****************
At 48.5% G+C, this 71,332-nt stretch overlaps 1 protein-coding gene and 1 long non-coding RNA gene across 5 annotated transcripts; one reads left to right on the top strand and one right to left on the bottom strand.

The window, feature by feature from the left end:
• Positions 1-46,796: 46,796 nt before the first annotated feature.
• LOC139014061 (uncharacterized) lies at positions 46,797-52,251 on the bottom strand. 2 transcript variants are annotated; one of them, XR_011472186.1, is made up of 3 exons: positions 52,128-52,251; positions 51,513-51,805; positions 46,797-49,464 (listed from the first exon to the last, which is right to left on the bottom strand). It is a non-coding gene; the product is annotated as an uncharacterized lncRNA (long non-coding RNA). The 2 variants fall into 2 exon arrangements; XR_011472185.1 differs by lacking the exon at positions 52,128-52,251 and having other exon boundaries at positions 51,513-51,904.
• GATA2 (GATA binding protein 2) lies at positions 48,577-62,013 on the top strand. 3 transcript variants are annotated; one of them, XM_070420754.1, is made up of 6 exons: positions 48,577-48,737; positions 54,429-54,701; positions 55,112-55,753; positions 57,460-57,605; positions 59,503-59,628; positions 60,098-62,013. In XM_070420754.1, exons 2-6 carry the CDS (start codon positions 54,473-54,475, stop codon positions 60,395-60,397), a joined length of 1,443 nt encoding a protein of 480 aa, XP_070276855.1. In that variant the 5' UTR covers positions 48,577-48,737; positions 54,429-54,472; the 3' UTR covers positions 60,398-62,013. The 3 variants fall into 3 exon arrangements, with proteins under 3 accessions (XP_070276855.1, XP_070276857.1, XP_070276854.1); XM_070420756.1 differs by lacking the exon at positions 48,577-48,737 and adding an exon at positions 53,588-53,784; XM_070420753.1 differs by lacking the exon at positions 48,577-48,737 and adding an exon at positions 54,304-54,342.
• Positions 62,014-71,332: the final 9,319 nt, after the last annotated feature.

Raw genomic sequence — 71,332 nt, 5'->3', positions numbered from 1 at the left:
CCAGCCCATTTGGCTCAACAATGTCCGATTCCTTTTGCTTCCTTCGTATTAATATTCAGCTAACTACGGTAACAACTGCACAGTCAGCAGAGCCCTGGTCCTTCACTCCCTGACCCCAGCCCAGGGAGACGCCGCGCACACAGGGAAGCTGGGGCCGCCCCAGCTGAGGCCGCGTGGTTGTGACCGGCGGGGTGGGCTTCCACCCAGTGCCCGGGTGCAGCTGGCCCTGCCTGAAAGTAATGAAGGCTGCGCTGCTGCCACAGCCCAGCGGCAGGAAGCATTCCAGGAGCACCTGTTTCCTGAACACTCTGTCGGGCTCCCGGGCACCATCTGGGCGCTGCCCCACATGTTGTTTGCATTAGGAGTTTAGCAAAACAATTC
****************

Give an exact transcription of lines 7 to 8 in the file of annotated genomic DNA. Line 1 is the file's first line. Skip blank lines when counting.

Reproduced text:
Raw genomic sequence — 71,332 nt, 5'->3', positions numbered from 1 at the left:
CCAGCCCATTTGGCTCAACAATGTCCGATTCCTTTTGCTTCCTTCGTATTAATATTCAGCTAACTACGGTAACAACTGCACAGTCAGCAGAGCCCTGGTCCTTCACTCCCTGACCCCAGCCCAGGGAGACGCCGCGCACACAGGGAAGCTGGGGCCGCCCCAGCTGAGGCCGCGTGGTTGTGACCGGCGGGGTGGGCTTCCACCCAGTGCCCGGGTGCAGCTGGCCCTGCCTGAAAGTAATGAAGGCTGCGCTGCTGCCACAGCCCAGCGGCAGGAAGCATTCCAGGAGCACCTGTTTCCTGAACACTCTGTCGGGCTCCCGGGCACCATCTGGGCGCTGCCCCACATGTTGTTTGCATTAGGAGTTTAGCAAAACAATTC